August 30, 2012 / 11:53 PM / 8 years ago

Germany's Schaeuble wades into bank bonuses debate - FT

German Finance Minister Wolfgang Schaeuble speaks in the Bundestag, the lower house of parliament, before a vote on a Spanish bank aid package in Berlin, July 19, 2012. REUTERS/Thomas Peter

LONDON (Reuters) - Top bankers’ bonuses should be capped at the size of their salaries and shareholder approval be required for longer-term incentive plans, German Finance Minister Wolfgang Schaeuble said on Friday.

“We need to set incentives for managers to act in the long-term interest of their banks,” Schaeuble said in an opinion piece in the Financial Times.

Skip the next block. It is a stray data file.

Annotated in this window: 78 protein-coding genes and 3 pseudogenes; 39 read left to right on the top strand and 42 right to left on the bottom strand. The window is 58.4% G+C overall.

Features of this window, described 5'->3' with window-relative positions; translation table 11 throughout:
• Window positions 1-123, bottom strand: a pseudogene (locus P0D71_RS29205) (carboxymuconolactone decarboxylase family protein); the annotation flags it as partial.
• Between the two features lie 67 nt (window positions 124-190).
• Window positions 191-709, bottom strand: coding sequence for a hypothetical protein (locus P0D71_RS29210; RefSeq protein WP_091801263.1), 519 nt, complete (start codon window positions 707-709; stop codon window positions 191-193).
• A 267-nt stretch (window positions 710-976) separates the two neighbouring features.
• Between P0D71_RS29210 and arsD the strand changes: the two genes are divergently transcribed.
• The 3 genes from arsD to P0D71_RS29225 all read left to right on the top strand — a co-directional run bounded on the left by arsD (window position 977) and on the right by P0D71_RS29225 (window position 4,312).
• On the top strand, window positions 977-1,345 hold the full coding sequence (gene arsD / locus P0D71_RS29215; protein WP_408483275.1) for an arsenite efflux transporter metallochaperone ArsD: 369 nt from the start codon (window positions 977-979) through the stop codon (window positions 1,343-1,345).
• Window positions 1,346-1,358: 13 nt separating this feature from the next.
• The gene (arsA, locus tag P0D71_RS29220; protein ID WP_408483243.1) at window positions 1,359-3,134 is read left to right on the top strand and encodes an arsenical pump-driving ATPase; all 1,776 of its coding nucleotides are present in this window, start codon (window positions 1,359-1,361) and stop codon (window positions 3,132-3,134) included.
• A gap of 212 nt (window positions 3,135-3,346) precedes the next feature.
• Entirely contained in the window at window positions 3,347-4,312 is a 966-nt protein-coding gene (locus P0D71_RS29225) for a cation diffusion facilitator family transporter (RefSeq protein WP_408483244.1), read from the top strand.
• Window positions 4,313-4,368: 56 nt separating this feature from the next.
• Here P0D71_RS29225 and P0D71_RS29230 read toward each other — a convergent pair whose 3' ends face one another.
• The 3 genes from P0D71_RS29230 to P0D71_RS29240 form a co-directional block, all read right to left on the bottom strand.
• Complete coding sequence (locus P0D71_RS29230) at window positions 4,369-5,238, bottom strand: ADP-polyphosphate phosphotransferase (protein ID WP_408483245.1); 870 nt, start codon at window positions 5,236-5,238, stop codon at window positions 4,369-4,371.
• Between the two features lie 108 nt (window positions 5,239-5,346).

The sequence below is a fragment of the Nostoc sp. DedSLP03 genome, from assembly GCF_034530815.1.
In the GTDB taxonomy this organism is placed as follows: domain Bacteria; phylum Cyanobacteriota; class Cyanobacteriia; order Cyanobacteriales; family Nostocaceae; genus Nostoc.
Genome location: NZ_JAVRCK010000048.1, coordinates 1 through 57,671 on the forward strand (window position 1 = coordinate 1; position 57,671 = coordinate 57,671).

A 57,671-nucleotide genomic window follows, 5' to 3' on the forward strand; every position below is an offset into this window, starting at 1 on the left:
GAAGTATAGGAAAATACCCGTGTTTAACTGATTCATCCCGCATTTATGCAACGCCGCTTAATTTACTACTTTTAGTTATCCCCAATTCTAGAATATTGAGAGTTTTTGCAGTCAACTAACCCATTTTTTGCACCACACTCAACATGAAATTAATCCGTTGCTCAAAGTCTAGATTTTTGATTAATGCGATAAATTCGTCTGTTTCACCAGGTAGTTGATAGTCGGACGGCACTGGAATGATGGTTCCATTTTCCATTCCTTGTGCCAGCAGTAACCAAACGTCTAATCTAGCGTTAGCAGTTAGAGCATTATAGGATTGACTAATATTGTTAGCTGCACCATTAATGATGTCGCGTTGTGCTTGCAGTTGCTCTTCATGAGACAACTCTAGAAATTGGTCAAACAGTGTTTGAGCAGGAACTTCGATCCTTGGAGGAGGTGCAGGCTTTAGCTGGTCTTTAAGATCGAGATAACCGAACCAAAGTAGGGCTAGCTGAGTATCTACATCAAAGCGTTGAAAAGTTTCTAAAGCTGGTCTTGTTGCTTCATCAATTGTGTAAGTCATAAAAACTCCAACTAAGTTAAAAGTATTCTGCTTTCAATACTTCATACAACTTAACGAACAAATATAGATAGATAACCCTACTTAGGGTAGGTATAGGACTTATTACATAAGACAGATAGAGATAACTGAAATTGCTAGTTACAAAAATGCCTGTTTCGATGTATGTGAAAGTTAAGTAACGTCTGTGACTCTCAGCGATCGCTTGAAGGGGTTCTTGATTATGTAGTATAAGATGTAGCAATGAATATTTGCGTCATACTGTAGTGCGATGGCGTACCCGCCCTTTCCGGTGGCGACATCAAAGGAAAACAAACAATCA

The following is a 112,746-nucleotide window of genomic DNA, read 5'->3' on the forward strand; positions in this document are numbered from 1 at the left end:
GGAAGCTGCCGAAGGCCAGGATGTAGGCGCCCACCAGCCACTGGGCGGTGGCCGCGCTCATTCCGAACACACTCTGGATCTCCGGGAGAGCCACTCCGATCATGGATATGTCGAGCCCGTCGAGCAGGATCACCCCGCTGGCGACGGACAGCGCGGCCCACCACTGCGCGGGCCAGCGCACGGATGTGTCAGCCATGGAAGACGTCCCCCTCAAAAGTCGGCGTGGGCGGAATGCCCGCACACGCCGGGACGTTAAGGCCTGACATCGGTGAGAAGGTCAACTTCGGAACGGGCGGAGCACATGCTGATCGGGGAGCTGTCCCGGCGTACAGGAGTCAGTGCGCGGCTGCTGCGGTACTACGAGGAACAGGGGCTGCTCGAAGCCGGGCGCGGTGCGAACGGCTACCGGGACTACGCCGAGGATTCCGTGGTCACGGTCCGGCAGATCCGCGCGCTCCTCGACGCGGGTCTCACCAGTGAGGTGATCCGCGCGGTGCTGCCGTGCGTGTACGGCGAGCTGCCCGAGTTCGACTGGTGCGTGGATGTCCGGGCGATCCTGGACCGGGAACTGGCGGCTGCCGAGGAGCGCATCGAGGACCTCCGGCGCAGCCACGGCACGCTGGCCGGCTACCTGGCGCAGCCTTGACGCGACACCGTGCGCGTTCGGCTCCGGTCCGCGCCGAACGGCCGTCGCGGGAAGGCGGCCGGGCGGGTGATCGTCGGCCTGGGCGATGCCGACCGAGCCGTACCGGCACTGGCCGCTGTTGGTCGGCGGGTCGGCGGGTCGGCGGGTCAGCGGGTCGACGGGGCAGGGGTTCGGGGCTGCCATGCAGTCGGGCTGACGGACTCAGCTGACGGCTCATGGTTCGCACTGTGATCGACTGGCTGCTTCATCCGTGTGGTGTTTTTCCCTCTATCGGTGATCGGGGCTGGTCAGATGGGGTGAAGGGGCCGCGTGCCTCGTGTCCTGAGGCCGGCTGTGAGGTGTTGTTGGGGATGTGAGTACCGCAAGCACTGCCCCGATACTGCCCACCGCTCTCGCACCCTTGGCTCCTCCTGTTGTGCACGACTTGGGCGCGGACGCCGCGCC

The argument over capping bankers’ pay is threatening EU efforts to implement the global bank rules known as “Basel III” by the January 2013 deadline.

“Immediate cash bonuses for top bank executives should not exceed their fixed pay. And why not give a large quorum of shareholders the last say on setting these executives’ long-term variable pay as soon as it exceeds a given level?” Schaeuble said.

After “Basel III” is implemented, it is hoped lenders will be able to withstand market shocks better and not need taxpayers to bail them out.

Reporting by Stephen Mangan

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